But back to long-term care, there’s no question emotions get in the way. Too often preferences are given a higher priority than actual needs. You’re mom’s situation of accepting a roommate arrangement is a prime example. Some would insist on a private room, when they could do just as well, or even better in a shared situation. It’s more emotion than anything else. I personally believe shared rooms, even with more than two people, will become the norm in care facilities. It’s the best way to deal with the rising cost issue. But people will resist the change as it takes place.

  11. Hi Kevin. Just now getting around to comment. You post is well done. But, sadly, the whole subject is distressing. But I like that you write the truth and not paint a rosy picture of something that isn’t so rosy. I really like your conversation with Tim and his comment about doing what you can, trying your best to remove emotions from the problem, and leaving the rest in God’s hands. Because this is something we have no control over, i.e., aging or cost of LTC facilities. The best we can do is plan and hope life stays somewhat on track. As I’ve mentioned before, I’ve had experience with this, and it was a very difficult time in my life as well as my sister’s. We wrestled with emotions, guilt, worry, etc. But looking back now after more than ten years, I know we made the right decision to place our uncle (father) in an Alzheimer’s facility, as it was impossible to care for him at home. We were fortunate he had the funds to pay for it, but it used up almost everything he had. It was his money, and we used it for his care. Sadly, I think too many people are trying to beat the system and salvage their parent’s money while having the gov’t pay for everything, which is another subject altogether and one I think would need to be approached with caution.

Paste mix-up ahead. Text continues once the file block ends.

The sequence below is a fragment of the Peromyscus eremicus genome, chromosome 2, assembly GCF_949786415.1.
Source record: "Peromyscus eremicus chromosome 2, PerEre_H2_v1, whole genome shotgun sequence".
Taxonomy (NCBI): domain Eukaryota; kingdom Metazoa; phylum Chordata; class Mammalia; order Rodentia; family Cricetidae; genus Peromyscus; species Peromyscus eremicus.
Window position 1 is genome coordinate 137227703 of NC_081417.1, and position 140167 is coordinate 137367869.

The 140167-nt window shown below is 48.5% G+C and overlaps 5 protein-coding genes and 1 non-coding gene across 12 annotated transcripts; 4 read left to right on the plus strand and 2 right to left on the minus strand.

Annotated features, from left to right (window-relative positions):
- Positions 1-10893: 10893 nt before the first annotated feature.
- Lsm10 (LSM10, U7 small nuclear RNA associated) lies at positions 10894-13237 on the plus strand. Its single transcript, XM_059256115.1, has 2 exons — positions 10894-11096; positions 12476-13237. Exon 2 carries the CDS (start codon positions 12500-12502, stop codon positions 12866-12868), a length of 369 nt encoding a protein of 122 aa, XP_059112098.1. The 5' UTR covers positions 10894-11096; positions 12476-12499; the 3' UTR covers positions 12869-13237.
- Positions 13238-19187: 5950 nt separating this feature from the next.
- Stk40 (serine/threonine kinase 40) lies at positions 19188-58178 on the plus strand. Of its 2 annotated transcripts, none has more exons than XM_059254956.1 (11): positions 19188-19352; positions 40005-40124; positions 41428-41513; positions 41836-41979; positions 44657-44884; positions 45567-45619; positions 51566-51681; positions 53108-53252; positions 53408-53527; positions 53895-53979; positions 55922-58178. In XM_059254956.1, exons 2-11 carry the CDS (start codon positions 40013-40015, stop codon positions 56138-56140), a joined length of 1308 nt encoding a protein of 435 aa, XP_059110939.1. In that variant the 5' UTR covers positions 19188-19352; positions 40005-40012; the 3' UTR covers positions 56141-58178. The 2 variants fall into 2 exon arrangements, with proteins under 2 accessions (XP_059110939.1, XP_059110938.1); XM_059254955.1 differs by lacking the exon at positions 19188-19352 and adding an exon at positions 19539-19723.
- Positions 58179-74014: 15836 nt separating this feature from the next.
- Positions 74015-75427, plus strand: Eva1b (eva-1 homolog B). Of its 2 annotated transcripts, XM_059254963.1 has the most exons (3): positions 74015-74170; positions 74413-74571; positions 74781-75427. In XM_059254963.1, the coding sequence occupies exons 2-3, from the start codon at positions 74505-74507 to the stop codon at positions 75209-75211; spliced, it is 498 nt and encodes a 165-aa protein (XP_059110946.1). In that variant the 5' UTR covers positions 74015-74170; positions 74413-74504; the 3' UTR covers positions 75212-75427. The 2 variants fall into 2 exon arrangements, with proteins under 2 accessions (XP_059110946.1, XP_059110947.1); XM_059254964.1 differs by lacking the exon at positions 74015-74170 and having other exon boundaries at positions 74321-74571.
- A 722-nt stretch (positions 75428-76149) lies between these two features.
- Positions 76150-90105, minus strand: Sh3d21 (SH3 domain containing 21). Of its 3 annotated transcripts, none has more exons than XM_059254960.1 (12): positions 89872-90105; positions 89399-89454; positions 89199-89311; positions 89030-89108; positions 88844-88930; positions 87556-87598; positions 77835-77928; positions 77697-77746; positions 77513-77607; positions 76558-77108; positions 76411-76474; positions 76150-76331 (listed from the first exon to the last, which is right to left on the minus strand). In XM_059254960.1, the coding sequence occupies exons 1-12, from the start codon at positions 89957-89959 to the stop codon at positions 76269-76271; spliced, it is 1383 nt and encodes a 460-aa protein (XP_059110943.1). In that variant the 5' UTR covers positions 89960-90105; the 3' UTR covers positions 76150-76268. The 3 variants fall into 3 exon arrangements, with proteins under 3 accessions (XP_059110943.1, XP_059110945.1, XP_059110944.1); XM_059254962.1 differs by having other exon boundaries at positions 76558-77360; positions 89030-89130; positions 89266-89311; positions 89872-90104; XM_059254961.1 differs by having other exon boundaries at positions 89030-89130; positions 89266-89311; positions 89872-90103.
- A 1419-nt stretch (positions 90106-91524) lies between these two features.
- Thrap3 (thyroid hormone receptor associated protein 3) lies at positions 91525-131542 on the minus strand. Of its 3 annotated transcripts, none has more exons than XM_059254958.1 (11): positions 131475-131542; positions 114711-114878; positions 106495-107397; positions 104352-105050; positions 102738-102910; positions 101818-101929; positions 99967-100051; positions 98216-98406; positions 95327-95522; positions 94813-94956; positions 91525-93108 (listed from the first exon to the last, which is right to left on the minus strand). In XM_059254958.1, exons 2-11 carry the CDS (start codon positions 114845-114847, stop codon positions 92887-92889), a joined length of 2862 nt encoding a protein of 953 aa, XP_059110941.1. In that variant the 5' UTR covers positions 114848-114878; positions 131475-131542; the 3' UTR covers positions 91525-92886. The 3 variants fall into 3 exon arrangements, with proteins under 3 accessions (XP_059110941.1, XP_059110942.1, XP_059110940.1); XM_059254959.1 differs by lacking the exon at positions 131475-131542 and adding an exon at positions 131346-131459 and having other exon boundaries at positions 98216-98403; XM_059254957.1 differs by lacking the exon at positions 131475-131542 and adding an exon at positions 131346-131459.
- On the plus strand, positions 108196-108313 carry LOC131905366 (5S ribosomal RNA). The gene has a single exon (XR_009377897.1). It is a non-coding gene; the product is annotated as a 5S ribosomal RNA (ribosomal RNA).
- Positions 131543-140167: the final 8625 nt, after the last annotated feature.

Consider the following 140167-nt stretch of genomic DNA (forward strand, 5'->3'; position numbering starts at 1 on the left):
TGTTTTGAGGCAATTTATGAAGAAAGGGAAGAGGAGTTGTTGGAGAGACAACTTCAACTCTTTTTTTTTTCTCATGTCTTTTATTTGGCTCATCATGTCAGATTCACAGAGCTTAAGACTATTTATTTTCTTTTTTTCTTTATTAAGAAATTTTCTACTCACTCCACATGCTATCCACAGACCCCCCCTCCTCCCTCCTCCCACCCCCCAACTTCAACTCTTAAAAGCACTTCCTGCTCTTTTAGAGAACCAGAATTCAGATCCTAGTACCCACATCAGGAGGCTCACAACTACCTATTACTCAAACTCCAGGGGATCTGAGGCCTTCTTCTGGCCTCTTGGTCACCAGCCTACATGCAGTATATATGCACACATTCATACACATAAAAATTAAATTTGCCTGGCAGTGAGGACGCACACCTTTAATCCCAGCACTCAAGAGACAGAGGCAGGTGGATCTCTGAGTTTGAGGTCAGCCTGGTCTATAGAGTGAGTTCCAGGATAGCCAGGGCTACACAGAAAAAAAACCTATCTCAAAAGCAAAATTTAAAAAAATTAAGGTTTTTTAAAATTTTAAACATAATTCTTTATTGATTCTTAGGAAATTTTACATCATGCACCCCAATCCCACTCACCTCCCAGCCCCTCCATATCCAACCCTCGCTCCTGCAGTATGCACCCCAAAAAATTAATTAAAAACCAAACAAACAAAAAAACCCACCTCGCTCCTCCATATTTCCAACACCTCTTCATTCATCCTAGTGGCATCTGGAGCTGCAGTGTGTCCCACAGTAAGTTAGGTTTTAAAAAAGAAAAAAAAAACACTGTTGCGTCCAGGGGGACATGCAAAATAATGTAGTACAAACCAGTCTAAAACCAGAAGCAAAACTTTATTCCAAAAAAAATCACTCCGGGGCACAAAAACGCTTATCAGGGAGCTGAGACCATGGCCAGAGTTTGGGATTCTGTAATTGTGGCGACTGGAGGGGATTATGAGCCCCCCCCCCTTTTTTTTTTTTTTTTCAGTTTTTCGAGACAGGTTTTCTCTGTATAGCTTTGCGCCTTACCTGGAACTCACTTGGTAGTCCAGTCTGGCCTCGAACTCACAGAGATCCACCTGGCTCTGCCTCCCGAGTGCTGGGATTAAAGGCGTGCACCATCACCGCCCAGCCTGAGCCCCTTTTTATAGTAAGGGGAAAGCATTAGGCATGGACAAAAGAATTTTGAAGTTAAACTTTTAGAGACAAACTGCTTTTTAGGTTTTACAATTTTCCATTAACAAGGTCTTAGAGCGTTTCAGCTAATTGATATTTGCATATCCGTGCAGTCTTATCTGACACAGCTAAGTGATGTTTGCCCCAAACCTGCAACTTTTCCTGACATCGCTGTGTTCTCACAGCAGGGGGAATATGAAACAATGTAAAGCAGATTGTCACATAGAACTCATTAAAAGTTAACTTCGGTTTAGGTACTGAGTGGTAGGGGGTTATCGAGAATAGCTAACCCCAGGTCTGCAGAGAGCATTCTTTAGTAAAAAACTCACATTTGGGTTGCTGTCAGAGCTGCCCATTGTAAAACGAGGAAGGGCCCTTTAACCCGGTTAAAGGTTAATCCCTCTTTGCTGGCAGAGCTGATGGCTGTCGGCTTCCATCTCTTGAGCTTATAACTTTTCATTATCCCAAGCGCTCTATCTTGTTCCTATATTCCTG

12. Unfortunately Bev, when the subject is long-term care, we’re in a classic no-win situation. Heads you lose, tails you lose. Even if you make a bad decision or two during the process, you have to forgive yourself. There just are no easy answers. If there’s money there you do have more options. But even a large nest egg could be drained if nursing home care is required and/or care is needed for several years. Realistically there’s no way to save up for it. And LTC insurance policies have benefit caps, like three years.